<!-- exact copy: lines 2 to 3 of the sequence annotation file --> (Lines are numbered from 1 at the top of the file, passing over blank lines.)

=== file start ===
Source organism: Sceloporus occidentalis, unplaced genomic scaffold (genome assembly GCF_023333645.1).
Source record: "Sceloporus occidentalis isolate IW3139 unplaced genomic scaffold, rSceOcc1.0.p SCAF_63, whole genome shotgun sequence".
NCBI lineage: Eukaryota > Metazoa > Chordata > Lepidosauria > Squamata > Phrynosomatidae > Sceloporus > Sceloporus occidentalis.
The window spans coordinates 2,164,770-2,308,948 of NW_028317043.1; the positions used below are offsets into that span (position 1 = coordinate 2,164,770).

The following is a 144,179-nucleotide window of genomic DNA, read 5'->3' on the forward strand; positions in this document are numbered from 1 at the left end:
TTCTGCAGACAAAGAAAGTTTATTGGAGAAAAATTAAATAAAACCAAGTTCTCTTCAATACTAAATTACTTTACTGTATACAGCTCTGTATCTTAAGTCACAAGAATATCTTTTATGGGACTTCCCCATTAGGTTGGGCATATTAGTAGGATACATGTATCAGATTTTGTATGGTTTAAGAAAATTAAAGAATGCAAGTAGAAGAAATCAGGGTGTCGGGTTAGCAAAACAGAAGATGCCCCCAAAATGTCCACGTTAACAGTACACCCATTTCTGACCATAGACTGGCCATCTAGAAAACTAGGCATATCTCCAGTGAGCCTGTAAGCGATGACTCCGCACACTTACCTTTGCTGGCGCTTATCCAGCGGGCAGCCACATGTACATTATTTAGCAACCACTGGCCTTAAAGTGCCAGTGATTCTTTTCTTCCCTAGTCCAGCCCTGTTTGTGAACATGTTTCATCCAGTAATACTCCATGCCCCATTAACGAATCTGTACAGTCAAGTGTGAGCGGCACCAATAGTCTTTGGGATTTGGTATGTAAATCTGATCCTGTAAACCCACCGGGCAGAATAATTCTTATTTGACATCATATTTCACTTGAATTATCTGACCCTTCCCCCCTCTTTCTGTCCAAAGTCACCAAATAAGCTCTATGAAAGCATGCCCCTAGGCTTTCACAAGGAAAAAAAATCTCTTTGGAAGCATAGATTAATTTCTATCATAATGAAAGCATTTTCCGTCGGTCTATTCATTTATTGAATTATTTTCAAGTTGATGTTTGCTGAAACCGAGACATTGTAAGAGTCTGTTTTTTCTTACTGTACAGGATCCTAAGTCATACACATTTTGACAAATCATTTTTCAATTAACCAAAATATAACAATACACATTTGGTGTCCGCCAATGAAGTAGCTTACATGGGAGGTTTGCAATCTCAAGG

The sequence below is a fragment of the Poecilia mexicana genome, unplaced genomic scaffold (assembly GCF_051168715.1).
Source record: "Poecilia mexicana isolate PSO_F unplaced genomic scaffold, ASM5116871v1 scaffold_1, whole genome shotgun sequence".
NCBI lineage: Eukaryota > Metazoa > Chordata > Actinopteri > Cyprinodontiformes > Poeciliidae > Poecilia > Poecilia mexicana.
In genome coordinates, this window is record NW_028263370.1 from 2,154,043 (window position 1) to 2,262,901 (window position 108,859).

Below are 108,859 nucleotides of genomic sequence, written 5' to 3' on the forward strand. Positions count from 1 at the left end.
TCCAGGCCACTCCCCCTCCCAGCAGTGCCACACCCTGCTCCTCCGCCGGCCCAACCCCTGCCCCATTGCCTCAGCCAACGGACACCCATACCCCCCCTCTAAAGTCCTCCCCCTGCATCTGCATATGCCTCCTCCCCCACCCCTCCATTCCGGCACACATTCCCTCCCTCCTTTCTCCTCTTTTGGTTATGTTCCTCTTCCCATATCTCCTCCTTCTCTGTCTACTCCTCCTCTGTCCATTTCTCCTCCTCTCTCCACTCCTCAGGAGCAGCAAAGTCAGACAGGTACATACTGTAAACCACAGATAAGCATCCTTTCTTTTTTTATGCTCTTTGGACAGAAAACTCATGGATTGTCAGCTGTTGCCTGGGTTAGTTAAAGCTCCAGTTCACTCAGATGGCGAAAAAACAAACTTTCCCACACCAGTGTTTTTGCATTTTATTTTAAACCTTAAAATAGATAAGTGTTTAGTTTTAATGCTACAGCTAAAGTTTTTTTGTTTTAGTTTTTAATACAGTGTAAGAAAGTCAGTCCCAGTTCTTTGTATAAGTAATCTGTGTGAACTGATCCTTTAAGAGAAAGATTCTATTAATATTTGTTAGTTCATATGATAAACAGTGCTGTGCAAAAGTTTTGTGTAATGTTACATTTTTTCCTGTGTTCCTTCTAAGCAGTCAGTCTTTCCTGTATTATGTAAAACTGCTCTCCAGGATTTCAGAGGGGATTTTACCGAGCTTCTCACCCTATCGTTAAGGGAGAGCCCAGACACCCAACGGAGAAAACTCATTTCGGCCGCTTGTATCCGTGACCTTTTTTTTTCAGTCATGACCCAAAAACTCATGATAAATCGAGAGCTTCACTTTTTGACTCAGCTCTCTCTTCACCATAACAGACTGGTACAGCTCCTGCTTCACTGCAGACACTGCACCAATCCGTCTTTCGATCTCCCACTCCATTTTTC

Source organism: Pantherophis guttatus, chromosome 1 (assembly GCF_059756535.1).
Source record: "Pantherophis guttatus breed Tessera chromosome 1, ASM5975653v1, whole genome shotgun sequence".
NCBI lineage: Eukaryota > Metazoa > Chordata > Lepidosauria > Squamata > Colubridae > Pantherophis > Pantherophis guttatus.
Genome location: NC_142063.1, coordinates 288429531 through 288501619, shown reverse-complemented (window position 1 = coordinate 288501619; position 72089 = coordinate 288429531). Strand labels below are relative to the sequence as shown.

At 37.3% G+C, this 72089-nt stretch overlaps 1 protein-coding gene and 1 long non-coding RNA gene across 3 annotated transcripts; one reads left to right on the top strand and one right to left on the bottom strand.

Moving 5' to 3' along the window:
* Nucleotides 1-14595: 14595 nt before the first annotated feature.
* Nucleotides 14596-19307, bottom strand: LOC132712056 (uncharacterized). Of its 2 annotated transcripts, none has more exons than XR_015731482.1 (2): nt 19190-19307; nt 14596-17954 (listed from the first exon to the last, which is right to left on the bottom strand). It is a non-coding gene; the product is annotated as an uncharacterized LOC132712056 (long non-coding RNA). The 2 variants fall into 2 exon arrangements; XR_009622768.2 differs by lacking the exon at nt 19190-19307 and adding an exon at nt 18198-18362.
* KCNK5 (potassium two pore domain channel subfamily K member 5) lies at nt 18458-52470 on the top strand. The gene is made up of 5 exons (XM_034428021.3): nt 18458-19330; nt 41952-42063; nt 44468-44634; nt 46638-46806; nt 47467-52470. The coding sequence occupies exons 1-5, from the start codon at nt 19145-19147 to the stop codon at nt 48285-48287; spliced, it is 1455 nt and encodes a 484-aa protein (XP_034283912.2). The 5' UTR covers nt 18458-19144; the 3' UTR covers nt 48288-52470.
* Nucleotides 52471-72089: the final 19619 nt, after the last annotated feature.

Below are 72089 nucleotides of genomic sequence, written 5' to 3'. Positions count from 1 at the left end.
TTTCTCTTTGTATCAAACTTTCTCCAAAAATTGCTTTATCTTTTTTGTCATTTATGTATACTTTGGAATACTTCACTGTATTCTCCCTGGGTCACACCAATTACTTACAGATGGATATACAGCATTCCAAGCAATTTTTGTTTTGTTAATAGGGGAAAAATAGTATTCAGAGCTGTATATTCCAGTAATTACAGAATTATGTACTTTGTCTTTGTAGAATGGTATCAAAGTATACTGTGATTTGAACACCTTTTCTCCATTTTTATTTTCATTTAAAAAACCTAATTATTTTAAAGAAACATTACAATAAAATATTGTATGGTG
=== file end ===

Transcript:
Source record: "Sceloporus occidentalis isolate IW3139 unplaced genomic scaffold, rSceOcc1.0.p SCAF_63, whole genome shotgun sequence".
NCBI lineage: Eukaryota > Metazoa > Chordata > Lepidosauria > Squamata > Phrynosomatidae > Sceloporus > Sceloporus occidentalis.